• I can’t fail; the harder I try and the more energy I put into it, the better I’m doing, by definition.
• I get to emote: As I move, aggression and frustration exit my body, and the joy and celebration expressed by my movement enter deeper into my body, and I can feel that joy and celebration.
• I get to act: I’m very much in my own body, and yet I get to perform by acting out the lyrics I hear. I am myself, yet I have this opportunity to connect with characters and feelings outside myself. I feel a part of something.

Among favorite positive-coping pastimes, dancing stands out because it does not involve verbally expressing my feelings or any direct conversation with another person. I’m not journaling, I’m not talking to friends, and I’m not blogging. I’m not expressing myself through words, which is the best way to ensure that I have direct control over what is expressed about me in that moment. Instead, I’m more fluidly a part of the moment and a member of the scene. This silent membership leaves me vulnerable. When I’m not speaking, the “scene” has much more power to define who I am and what I’m expressing, especially given my way of participating in this particular scene, as outlined above.

A sketch of my experience while dancing to music with a great beat but denigrating lyrics: I pick up the beat, and start dancing. I recognize the lyrics, and start singing along. I’m moving, and smiling, and beginning to perform fabulously. But the lyrics I’m singing aren’t fabulous. Maybe I’m singing about how great it is to watch my big butt move while I dance. Or maybe I’m singing out my desire to get some stranger into bed that night. But wait, this isn’t my body and my desire, right? I’m just inadvertently singing along. My facilitator at the MVP training made the following argument: The singers don’t know who you are, personally, and that you wouldn’t actually say such a thing. No, the singers don’t know you at all. But they do sing about you. Yes, if you’re dancing along to their song, they are signing about you. And just as I dance and sing the anger and frustration out of my body, I’m dancing and singing these negative, hurtful messages right into my body. I’m internalizing them, quite literally, whether I’d like to or not. And that’s when I start thinking about my body as a vehicle for sex and attraction instead of joy and celebration. And that’s when I start worrying about whether I’m doing it right, whether I’m impressing others in the right way, whether I’m adequately sexy but not too much so, whether I’m wearing the right clothes or shoes or earrings. And that’s when it does matter how my body is shaped in comparison with everyone else’s, because that’s what the lyrics tell me. I’m getting insecure and being objectified and as the lyrics move on and on, it sounds more and more like I’m dancing in order to show how attractive I am rather than dancing for my own joy and celebration. Is this about dancing, or is this about thinness and availability and sex?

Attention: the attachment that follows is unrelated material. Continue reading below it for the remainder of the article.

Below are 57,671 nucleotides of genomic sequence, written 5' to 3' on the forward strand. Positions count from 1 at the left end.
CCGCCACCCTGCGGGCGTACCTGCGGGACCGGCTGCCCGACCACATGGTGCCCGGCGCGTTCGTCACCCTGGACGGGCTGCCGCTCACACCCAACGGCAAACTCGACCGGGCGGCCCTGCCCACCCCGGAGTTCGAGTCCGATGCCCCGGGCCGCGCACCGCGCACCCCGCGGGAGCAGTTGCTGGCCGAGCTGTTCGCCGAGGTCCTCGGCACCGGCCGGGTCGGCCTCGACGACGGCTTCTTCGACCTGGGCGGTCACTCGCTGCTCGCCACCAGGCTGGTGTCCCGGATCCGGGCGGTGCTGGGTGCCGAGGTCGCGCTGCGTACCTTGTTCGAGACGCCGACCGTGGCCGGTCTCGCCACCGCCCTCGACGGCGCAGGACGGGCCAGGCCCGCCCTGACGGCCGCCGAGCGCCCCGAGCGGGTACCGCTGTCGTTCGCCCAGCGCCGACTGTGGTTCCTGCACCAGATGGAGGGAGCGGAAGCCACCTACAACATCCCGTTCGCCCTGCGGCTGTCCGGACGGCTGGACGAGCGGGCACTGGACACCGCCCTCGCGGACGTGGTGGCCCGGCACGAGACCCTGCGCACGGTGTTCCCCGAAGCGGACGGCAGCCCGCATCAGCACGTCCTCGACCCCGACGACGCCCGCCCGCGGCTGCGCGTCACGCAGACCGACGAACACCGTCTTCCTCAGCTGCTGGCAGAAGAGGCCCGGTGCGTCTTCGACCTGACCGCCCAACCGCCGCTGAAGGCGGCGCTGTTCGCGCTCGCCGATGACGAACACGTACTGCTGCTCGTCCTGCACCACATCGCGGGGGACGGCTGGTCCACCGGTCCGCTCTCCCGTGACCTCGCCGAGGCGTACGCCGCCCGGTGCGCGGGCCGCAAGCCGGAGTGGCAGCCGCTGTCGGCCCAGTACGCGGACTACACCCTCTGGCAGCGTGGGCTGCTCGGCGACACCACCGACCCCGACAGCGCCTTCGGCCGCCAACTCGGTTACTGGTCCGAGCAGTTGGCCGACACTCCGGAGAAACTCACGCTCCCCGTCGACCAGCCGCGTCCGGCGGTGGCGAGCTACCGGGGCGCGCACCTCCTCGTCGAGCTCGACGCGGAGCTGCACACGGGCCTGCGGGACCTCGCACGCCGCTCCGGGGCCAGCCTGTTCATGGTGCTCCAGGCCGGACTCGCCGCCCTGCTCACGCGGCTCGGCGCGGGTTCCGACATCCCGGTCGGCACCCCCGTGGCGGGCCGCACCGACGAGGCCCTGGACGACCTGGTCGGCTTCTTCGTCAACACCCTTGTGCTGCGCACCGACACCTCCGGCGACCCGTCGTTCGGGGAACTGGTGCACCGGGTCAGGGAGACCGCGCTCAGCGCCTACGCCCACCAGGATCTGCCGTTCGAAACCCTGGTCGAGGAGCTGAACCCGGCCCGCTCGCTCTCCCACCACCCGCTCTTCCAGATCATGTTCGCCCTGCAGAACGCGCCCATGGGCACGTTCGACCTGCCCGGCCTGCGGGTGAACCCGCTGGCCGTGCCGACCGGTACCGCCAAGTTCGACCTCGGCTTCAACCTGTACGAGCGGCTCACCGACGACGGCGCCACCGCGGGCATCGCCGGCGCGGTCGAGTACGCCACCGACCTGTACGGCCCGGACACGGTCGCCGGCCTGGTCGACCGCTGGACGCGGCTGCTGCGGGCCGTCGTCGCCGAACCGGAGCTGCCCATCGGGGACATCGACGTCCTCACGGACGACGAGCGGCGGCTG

A sketch of my experience while dancing to positive, empowering music: The music backs up the exact reasons I like dancing. The lyrics emphasize emotional expression, personal rights, and the complexity of relationships. In acting out the lyrics, I celebrate characters and feelings that resonate with who I am and what I believe in. Expressing those lyrics confirms my personal desires, and I’m thrilled to imagine that these lyrics are about me and my life. I emote. Some songs help me express feelings of upset, anger or sorrow. Other songs help me seek joy. I celebrate my beliefs, my friendships and my body as I smile at the people I’m with, dancing sometimes with them and sometimes with myself. But I’m always dancing for myself, not for an onlookers or dance partners. Other people’s gaze and opinions need not provide me with validation. I find inner validation in how great it feels to move. I feel warm, happy and successful. I feel optimistic. I feel stronger and more ready to take on life the following day. I feel more connected to myself, my body and the people I’m with in positive, emotional ways. When I wake up the next day, I look up the lyrics from my favorite songs the previous night so I can memorize them, and sing them to myself when I need an extra moment of coping during the week. And maybe while I’m signing the song to myself, I’ll close my eyes and picture myself dancing to those lyrics in order to return, for the moment, to the scene of release and joy as celebration courses throughout my body.

4. Body, Movement, & Dance

Don’t you wish your music were hot like this?